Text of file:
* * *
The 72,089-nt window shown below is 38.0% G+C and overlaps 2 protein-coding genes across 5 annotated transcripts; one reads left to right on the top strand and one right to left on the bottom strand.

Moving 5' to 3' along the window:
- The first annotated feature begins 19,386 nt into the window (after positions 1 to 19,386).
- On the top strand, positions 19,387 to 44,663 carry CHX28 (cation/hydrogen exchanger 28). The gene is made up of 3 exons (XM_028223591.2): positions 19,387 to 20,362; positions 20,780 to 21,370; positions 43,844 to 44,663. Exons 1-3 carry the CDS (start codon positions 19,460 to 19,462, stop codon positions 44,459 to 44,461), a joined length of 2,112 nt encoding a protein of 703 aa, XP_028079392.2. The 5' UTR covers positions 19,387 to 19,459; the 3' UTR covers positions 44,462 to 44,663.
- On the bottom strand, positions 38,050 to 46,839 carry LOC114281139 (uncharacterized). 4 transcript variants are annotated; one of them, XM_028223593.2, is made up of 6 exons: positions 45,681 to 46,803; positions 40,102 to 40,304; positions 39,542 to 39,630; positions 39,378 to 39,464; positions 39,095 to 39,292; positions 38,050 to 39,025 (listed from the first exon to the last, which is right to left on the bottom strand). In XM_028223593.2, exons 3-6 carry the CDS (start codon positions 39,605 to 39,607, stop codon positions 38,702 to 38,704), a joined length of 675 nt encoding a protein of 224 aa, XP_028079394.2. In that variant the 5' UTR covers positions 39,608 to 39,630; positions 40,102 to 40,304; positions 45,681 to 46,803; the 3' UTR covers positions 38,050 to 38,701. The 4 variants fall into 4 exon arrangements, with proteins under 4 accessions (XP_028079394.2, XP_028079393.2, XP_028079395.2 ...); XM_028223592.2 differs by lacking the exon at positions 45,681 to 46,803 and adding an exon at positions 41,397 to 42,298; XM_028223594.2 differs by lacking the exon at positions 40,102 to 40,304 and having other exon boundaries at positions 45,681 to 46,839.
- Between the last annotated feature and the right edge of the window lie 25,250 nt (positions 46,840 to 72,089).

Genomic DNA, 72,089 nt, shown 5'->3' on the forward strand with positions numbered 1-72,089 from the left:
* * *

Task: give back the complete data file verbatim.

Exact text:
The 72,089-nt window shown below is 38.0% G+C and overlaps 2 protein-coding genes across 5 annotated transcripts; one reads left to right on the top strand and one right to left on the bottom strand.

Moving 5' to 3' along the window:
- The first annotated feature begins 19,386 nt into the window (after positions 1 to 19,386).
- On the top strand, positions 19,387 to 44,663 carry CHX28 (cation/hydrogen exchanger 28). The gene is made up of 3 exons (XM_028223591.2): positions 19,387 to 20,362; positions 20,780 to 21,370; positions 43,844 to 44,663. Exons 1-3 carry the CDS (start codon positions 19,460 to 19,462, stop codon positions 44,459 to 44,461), a joined length of 2,112 nt encoding a protein of 703 aa, XP_028079392.2. The 5' UTR covers positions 19,387 to 19,459; the 3' UTR covers positions 44,462 to 44,663.
- On the bottom strand, positions 38,050 to 46,839 carry LOC114281139 (uncharacterized). 4 transcript variants are annotated; one of them, XM_028223593.2, is made up of 6 exons: positions 45,681 to 46,803; positions 40,102 to 40,304; positions 39,542 to 39,630; positions 39,378 to 39,464; positions 39,095 to 39,292; positions 38,050 to 39,025 (listed from the first exon to the last, which is right to left on the bottom strand). In XM_028223593.2, exons 3-6 carry the CDS (start codon positions 39,605 to 39,607, stop codon positions 38,702 to 38,704), a joined length of 675 nt encoding a protein of 224 aa, XP_028079394.2. In that variant the 5' UTR covers positions 39,608 to 39,630; positions 40,102 to 40,304; positions 45,681 to 46,803; the 3' UTR covers positions 38,050 to 38,701. The 4 variants fall into 4 exon arrangements, with proteins under 4 accessions (XP_028079394.2, XP_028079393.2, XP_028079395.2 ...); XM_028223592.2 differs by lacking the exon at positions 45,681 to 46,803 and adding an exon at positions 41,397 to 42,298; XM_028223594.2 differs by lacking the exon at positions 40,102 to 40,304 and having other exon boundaries at positions 45,681 to 46,839.
- Between the last annotated feature and the right edge of the window lie 25,250 nt (positions 46,840 to 72,089).

Genomic DNA, 72,089 nt, shown 5'->3' on the forward strand with positions numbered 1-72,089 from the left: